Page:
It is not uncommon for women to have mood swings and believe that they have mood changes related to premenstrual syndrome (PMS) or premenstrual dysphoric disorder (PMDD), says Dr. Burt. "Properly evaluated, some of these women may have bipolar disorder, or some other condition." Women who present with self-diagnosed PMS or PMDD should be evaluated through prospective ratings, in which a daily calendar of symptoms is completed, with the menstrual days circled, says Dr. Burt. In this way, a determination can be made if symptoms occur only during the premenstrual time of the month, or at other times of the months as well.

Bipolar drugs, pregnancy, and side effects
The biological differences between men and women are seen most readily when it comes to the treatment of bipolar disorder. Although talk therapy has of late assumed a more prominent role, the disorder continues to be treated primarily through medication—often lots of it. Some medications prescribed for bipolar disorder have been linked to birth defects, however, which presents a dilemma for women of childbearing age. (The Food and Drug Administration, for instance, has warned that babies born to mothers who take lamotrigine in the first three months of pregnancy may have a higher chance of being born with a cleft lip or palate. )

Women with bipolar disorder who become pregnant will find themselves weighing the small risk of birth defects against the risk of relapse, which runs as high as 70% for women who cease their medication altogether during pregnancy. In addition, bipolar women are especially vulnerable to postpartum depression and its more severe form, postpartum psychosis; a small 2008 study that examined 56 women who received a referral for postpartum depression found that more than half had some type of bipolar disorder. Postpartum psychosis, meanwhile, is thought to be a variant of bipolar disorder.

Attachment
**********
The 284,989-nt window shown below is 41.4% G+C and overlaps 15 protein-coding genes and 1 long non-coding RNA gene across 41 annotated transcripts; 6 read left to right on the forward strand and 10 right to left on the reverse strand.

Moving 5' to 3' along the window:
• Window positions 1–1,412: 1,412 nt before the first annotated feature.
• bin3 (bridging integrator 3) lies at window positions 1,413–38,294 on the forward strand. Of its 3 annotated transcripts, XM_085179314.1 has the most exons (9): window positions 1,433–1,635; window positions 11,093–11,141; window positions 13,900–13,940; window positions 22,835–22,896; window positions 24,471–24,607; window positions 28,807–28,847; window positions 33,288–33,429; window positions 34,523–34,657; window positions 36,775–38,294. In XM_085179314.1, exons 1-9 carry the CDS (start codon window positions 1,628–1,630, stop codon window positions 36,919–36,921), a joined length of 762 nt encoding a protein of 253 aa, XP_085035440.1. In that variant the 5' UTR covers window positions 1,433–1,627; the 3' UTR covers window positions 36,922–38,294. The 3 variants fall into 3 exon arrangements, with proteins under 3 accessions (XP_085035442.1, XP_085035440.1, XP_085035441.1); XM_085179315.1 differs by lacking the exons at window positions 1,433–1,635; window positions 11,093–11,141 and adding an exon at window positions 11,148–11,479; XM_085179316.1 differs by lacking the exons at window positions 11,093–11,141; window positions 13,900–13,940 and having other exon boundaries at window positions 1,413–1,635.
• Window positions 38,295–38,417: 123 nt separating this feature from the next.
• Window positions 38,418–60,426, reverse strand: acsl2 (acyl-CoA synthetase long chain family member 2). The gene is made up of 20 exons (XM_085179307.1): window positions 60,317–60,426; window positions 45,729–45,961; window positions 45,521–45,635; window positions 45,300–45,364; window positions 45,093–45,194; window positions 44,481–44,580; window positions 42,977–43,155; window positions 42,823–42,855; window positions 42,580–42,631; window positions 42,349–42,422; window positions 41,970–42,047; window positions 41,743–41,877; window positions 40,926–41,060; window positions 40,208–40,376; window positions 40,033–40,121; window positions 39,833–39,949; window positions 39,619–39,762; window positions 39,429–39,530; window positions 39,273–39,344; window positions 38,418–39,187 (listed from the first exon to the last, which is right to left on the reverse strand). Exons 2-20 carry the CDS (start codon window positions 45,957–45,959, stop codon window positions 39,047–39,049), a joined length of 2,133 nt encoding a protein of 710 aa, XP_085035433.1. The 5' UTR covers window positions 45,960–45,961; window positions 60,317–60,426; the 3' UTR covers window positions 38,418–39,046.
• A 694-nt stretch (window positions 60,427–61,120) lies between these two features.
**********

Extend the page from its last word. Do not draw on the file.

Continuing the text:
According to Dr. Burt, the current protocol is to keep women, especially those with severe bipolar I disorder, on a mood stabilizer throughout the pregnancy. In some cases, women with milder symptoms may decide to cease medication for the first trimester, or even for the duration of the pregnancy, and then start again immediately after childbirth. Whenever treating a woman with a medication through pregnancy, the goal is to keep her stable and well, while choosing the medication that is safest for the developing fetus.

Jil currently takes lamotrigine (as a mood stabilizer), Cymbalta (for depression), and Geodon (for the "pesky background radio noises" that she experiences on occasion). She also used to take clonazepam (Klonopin) for anxiety, but she is off that now and sees a therapist whom she credits with helping her manage the anxiety without medication.

She has slowly begun to wean herself off her medication, however, because she and her husband want to have a child. "I want to completely go off medication for the pregnancy—and that scares everyone involved," Jil says. "Ive been taking medications consistently for nearly six years, and its scary to think about what will happen when they are out of my system."
Last updated: May 01, 2009